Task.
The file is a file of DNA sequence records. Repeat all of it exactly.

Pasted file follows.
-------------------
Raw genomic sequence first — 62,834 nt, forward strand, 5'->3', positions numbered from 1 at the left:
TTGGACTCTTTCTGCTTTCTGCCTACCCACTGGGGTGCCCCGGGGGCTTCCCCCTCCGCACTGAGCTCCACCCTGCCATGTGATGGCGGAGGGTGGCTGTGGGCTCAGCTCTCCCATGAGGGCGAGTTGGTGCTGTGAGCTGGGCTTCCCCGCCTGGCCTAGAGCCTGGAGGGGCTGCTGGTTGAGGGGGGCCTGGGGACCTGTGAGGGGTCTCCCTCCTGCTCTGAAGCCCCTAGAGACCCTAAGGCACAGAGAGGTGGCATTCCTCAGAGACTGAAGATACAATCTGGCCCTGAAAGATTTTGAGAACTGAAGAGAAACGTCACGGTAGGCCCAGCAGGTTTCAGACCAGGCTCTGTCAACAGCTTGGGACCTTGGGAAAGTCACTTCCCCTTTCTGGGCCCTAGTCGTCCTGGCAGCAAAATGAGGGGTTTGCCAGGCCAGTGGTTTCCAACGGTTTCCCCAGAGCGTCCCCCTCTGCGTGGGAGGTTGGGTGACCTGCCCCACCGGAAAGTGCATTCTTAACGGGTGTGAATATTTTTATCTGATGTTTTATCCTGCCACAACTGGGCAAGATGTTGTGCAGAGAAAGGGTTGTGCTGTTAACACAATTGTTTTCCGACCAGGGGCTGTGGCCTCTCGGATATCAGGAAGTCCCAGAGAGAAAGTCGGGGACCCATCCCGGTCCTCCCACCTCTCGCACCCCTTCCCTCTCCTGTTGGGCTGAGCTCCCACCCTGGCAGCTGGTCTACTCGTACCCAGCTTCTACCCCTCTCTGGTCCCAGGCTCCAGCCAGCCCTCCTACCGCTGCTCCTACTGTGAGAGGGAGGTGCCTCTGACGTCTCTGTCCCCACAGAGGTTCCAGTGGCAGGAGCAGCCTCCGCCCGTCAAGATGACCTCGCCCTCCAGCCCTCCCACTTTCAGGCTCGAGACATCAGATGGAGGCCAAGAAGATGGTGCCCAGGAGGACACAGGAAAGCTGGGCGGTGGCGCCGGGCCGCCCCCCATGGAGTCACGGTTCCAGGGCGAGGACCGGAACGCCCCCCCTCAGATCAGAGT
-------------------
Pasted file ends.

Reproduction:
Raw genomic sequence first — 62,834 nt, forward strand, 5'->3', positions numbered from 1 at the left:
TTGGACTCTTTCTGCTTTCTGCCTACCCACTGGGGTGCCCCGGGGGCTTCCCCCTCCGCACTGAGCTCCACCCTGCCATGTGATGGCGGAGGGTGGCTGTGGGCTCAGCTCTCCCATGAGGGCGAGTTGGTGCTGTGAGCTGGGCTTCCCCGCCTGGCCTAGAGCCTGGAGGGGCTGCTGGTTGAGGGGGGCCTGGGGACCTGTGAGGGGTCTCCCTCCTGCTCTGAAGCCCCTAGAGACCCTAAGGCACAGAGAGGTGGCATTCCTCAGAGACTGAAGATACAATCTGGCCCTGAAAGATTTTGAGAACTGAAGAGAAACGTCACGGTAGGCCCAGCAGGTTTCAGACCAGGCTCTGTCAACAGCTTGGGACCTTGGGAAAGTCACTTCCCCTTTCTGGGCCCTAGTCGTCCTGGCAGCAAAATGAGGGGTTTGCCAGGCCAGTGGTTTCCAACGGTTTCCCCAGAGCGTCCCCCTCTGCGTGGGAGGTTGGGTGACCTGCCCCACCGGAAAGTGCATTCTTAACGGGTGTGAATATTTTTATCTGATGTTTTATCCTGCCACAACTGGGCAAGATGTTGTGCAGAGAAAGGGTTGTGCTGTTAACACAATTGTTTTCCGACCAGGGGCTGTGGCCTCTCGGATATCAGGAAGTCCCAGAGAGAAAGTCGGGGACCCATCCCGGTCCTCCCACCTCTCGCACCCCTTCCCTCTCCTGTTGGGCTGAGCTCCCACCCTGGCAGCTGGTCTACTCGTACCCAGCTTCTACCCCTCTCTGGTCCCAGGCTCCAGCCAGCCCTCCTACCGCTGCTCCTACTGTGAGAGGGAGGTGCCTCTGACGTCTCTGTCCCCACAGAGGTTCCAGTGGCAGGAGCAGCCTCCGCCCGTCAAGATGACCTCGCCCTCCAGCCCTCCCACTTTCAGGCTCGAGACATCAGATGGAGGCCAAGAAGATGGTGCCCAGGAGGACACAGGAAAGCTGGGCGGTGGCGCCGGGCCGCCCCCCATGGAGTCACGGTTCCAGGGCGAGGACCGGAACGCCCCCCCTCAGATCAGAGT